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Educational Provision

Volume 553: debated on Tuesday 20 November 2012

The Petition of teachers and pupils of St. Patricks and St. Brigid’s Primary School, Ballymena Primary School and Moorfields Primary School in the constituency of North Antrim,

Declares that the Petitioners believe that the promise made in 2000 to get every child into school by 2015 should be fulfilled; notes that with just three years left before the deadline, a surge of new energy is needed to give 67 million children the chance of an education; further notes that at the start of the race over 110 million children were missing out on school and although by 2008 this had dropped to 75 million, in 2012 the race has stalled; further notes that the number of children out of school has stayed at 67 million for two years; and that this number has fallen by 50 million over the last 10 years, but if we continue at the current rate of progress 48 million children will still be out of school by 2015; and notes that from those currently missing out on an education, one third of the children have a disability, 60% are girls and half of the world’s “out of school children” live in communities where the language used in schools is different from that used at home.

The Petitioners therefore request that the House of Commons urges the Prime Minister and the UK Government to raise educational provision with other world leaders at forthcoming international meetings and to make suggestions for further action before time runs out on the promise made in 2000 to get every child into school by 2015.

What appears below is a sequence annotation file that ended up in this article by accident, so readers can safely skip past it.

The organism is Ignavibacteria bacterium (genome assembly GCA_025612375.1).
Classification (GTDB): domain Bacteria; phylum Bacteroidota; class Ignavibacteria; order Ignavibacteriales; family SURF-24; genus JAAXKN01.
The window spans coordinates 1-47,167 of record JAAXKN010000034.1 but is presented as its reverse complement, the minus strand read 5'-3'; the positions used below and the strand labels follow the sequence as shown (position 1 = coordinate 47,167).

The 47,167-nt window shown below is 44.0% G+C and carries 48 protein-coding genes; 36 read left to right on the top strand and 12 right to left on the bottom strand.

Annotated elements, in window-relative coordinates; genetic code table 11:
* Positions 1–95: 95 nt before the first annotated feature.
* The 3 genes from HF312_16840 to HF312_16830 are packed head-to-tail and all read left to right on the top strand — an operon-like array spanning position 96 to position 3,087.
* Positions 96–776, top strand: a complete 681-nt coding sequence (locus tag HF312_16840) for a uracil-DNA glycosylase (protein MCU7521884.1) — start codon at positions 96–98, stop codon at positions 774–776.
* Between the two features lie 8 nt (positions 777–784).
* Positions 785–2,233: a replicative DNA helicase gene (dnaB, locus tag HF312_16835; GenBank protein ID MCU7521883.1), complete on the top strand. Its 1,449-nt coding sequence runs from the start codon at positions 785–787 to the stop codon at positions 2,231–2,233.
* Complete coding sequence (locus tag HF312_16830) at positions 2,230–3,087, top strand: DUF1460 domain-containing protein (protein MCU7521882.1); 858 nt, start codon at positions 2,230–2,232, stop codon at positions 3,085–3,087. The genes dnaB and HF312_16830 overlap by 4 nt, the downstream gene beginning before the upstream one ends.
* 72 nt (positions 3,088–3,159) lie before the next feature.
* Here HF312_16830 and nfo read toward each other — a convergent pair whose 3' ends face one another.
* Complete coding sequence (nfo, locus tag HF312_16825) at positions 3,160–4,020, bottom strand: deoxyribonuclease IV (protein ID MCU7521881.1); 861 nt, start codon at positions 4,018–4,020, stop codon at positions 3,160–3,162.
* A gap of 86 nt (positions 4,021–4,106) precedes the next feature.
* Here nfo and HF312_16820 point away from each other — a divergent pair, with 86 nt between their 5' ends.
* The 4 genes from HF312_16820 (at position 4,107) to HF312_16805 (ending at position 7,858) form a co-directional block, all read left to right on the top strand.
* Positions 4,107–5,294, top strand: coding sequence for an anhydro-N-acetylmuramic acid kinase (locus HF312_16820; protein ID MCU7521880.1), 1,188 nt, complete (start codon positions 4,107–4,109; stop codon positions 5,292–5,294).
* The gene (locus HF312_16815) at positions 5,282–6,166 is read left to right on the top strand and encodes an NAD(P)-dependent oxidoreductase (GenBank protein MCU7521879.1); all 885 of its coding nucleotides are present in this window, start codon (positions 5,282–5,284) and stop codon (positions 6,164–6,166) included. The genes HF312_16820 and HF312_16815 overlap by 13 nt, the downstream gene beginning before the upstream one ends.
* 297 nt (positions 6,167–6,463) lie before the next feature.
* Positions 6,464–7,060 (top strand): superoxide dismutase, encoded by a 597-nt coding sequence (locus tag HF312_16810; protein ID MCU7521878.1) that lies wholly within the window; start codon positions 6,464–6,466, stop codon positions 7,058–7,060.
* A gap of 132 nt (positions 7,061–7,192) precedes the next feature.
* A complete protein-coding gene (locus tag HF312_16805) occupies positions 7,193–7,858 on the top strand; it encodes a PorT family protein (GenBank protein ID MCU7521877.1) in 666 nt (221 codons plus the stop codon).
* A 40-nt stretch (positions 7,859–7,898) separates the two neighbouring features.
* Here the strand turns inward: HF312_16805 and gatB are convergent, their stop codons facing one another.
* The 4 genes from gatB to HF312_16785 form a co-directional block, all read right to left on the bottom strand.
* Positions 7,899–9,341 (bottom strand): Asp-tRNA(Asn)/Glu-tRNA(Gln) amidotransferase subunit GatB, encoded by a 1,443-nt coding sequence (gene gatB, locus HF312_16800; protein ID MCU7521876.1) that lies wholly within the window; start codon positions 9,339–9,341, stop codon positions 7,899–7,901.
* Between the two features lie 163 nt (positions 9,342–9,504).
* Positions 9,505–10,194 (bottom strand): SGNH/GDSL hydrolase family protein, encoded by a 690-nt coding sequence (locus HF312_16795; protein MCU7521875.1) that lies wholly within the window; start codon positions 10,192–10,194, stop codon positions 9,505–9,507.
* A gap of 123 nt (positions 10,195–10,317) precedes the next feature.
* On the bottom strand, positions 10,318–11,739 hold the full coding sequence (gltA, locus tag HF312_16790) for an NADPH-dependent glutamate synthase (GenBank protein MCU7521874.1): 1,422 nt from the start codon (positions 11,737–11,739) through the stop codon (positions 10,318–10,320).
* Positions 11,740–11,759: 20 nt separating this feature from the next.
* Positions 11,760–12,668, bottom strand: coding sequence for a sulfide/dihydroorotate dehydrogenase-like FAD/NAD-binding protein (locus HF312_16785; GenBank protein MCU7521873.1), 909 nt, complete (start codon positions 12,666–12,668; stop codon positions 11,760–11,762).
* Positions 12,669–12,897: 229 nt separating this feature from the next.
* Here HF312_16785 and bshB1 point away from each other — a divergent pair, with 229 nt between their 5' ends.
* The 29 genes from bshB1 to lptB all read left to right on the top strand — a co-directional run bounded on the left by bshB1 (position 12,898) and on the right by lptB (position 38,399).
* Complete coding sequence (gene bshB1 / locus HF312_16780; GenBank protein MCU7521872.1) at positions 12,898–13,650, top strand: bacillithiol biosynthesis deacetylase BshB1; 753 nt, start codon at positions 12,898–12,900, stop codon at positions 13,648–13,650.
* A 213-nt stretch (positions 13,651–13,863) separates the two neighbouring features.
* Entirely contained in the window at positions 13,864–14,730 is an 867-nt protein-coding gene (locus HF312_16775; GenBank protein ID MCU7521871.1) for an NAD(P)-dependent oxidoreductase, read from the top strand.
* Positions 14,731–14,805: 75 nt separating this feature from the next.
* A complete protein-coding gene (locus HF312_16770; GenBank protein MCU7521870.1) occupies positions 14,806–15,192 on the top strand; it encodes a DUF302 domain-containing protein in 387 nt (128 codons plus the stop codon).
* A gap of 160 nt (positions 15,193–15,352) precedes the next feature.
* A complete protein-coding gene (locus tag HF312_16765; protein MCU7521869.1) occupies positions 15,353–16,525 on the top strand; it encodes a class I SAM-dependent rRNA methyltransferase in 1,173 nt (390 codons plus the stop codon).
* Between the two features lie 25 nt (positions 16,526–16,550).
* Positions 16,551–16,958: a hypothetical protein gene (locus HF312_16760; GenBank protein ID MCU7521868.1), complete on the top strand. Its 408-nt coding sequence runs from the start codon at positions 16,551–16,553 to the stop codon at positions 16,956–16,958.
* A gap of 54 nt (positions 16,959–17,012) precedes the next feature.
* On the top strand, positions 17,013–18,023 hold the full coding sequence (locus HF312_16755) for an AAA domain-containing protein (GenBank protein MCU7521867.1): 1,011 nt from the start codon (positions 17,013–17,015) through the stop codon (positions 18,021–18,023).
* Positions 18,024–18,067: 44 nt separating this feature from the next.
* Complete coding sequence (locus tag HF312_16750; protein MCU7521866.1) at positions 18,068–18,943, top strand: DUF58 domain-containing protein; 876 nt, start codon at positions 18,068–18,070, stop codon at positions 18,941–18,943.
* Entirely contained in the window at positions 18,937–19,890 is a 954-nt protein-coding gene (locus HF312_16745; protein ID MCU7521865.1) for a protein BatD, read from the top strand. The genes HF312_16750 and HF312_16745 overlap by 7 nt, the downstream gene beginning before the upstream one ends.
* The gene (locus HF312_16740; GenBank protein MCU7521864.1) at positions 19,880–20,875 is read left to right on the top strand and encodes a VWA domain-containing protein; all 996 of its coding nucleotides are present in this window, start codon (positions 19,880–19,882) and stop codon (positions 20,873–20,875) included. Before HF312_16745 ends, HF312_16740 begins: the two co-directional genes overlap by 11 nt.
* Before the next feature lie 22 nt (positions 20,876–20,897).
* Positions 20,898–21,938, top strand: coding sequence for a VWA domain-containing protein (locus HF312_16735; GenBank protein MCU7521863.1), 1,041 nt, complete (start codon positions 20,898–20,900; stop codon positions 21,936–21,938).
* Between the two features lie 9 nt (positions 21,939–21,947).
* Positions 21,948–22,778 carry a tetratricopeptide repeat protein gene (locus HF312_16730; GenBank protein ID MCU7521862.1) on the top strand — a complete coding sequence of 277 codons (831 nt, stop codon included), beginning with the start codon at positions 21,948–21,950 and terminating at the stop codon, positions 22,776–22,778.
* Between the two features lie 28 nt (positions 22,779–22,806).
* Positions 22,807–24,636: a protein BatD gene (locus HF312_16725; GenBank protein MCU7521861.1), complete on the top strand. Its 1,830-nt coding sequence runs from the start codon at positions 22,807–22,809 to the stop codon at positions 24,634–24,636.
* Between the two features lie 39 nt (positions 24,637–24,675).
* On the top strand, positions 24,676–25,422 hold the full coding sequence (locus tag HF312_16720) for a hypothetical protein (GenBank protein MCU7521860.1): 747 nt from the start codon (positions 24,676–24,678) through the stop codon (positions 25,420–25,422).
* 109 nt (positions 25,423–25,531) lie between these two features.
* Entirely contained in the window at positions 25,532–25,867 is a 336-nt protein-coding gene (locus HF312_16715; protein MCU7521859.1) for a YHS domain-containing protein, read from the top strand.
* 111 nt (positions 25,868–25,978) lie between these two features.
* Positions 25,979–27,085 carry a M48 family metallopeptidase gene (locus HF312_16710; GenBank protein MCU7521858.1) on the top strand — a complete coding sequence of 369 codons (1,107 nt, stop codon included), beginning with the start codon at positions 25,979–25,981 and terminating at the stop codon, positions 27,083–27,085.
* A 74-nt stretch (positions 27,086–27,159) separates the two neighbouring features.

And the Petitioners remain, etc.—[Presented by Ian Paisley, Official Report, 17 September 2012; Vol. 550, c. 752.]

[P001119]

Observations from the Secretary of State for International Development, received 19 November 2012:

Although significant progress has been made on the education Millennium Development Goals (MDGs) since 1999, it is a tragedy that 61 million children around the world are still out of school. Investing in education is vital, as education provides children with the best route out of poverty, giving them the power to improve their own lives and the lives of others in their community. This is particularly true for girls.

The UK Government are committed to helping meet the MDGs for education. In 2010 the UK pledged to support at least 9 million children in primary school, over half of whom will be girls, and two million children in secondary school, by 2015. We made this pledge in our document, “UK Aid: Changing Lives, Delivering Results”, which can be found on the DFID website at: www.dfid.gov.uk/aidreviews. Improving the quality of learning is crucial and all our programmes are expected to measure learning, in particular improvements in reading fluency in the early years.

We are playing our part in helping to achieve the MDGs of universal primary education and gender equality in education for all children. The Department for International Development’s 2012 Annual Report shows that UK is currently supporting 5.3 million children in primary school (2.5 million girls) and 600,000 children in secondary school of whom 260,000 are in lower secondary. The quality of education remains very low in many countries, we are therefore prioritising quality as well as access to education in all our programmes, and committing to measuring reading fluency in the early years. We have helped to train 90,000 teachers to improve the quality of education and assist children’s learning.

The UK Government are working hard to deliver a better future for every child but more needs to be done and this is a shared responsibility. We are working with others in many of the countries furthest from reaching the goal of universal primary education. In many of these poor countries, people with disabilities are among the very poorest and many are the hardest to reach children. In order to ensure that all children have equal access to education in the future it is vital that by 2015, the international community keeps its promise to achieve the internationally agreed target to support all children, boys and girls alike, to complete primary education.